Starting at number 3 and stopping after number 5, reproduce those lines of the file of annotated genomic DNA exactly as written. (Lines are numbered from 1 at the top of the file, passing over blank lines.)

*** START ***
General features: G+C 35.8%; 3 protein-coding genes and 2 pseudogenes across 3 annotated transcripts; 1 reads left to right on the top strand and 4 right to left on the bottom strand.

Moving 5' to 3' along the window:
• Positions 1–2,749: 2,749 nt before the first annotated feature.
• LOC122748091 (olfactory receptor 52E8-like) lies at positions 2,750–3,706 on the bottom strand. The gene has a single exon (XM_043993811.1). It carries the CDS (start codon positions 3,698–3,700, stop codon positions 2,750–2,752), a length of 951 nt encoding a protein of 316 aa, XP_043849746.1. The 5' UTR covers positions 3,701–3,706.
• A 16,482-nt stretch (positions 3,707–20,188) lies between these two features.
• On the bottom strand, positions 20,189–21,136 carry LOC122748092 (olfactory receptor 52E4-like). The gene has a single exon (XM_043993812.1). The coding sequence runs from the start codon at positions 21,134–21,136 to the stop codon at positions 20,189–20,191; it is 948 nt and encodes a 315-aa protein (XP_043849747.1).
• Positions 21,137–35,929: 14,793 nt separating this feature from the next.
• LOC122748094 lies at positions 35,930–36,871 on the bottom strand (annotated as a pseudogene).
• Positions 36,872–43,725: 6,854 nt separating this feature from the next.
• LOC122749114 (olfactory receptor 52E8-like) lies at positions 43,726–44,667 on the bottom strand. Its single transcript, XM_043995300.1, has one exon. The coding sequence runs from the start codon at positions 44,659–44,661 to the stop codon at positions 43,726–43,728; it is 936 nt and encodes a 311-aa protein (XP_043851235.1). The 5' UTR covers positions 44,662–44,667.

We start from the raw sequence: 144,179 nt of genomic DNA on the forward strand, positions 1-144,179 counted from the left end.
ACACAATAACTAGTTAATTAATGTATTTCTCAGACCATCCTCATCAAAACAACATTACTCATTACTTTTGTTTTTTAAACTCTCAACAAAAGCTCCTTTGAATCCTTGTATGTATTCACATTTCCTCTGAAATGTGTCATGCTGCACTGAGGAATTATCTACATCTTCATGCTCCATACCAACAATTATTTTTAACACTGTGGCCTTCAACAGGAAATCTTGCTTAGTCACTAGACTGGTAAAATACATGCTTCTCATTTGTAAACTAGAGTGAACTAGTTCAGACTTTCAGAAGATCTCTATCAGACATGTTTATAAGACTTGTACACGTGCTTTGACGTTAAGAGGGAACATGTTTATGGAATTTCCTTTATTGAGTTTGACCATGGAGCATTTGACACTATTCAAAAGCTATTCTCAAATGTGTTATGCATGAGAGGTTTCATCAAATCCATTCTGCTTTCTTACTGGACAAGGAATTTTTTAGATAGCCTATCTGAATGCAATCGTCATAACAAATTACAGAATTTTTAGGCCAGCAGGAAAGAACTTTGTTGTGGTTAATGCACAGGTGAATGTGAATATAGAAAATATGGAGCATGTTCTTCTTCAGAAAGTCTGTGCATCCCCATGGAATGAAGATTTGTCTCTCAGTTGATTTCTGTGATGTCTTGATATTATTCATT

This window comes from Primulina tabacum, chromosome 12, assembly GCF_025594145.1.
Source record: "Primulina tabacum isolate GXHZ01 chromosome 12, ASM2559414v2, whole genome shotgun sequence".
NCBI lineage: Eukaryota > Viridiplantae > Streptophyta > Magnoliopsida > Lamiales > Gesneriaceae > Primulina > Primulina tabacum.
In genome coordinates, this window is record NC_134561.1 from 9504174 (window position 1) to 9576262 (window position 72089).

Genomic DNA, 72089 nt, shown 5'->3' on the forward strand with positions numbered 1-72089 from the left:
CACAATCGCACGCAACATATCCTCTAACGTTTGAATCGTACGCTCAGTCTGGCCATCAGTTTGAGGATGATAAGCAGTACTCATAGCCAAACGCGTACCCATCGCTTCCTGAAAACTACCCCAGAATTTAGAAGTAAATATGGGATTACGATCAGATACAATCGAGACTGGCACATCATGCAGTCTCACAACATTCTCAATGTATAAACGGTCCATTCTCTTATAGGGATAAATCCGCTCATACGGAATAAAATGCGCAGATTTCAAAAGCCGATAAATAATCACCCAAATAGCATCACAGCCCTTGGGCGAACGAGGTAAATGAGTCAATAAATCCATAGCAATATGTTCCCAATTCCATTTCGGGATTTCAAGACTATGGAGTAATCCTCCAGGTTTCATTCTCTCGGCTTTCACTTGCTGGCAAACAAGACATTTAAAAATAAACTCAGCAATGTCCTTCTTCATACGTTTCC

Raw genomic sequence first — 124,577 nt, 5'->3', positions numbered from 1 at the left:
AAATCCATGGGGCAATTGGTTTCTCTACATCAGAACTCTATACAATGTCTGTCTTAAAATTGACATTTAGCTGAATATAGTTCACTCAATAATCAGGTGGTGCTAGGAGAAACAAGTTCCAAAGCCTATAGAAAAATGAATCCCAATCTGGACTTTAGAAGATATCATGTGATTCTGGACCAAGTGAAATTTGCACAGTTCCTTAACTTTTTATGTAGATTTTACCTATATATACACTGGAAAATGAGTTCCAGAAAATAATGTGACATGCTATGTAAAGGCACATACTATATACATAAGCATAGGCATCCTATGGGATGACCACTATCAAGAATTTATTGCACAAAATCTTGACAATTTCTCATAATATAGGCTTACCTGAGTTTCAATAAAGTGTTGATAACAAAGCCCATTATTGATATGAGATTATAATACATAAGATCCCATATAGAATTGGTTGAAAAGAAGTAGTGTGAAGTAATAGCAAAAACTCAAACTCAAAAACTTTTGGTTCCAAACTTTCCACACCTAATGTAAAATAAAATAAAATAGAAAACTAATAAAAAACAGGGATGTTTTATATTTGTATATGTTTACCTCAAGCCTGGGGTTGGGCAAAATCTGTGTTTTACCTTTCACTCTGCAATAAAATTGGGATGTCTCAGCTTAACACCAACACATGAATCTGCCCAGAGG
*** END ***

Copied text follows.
• Positions 1–2,749: 2,749 nt before the first annotated feature.
• LOC122748091 (olfactory receptor 52E8-like) lies at positions 2,750–3,706 on the bottom strand. The gene has a single exon (XM_043993811.1). It carries the CDS (start codon positions 3,698–3,700, stop codon positions 2,750–2,752), a length of 951 nt encoding a protein of 316 aa, XP_043849746.1. The 5' UTR covers positions 3,701–3,706.
• A 16,482-nt stretch (positions 3,707–20,188) lies between these two features.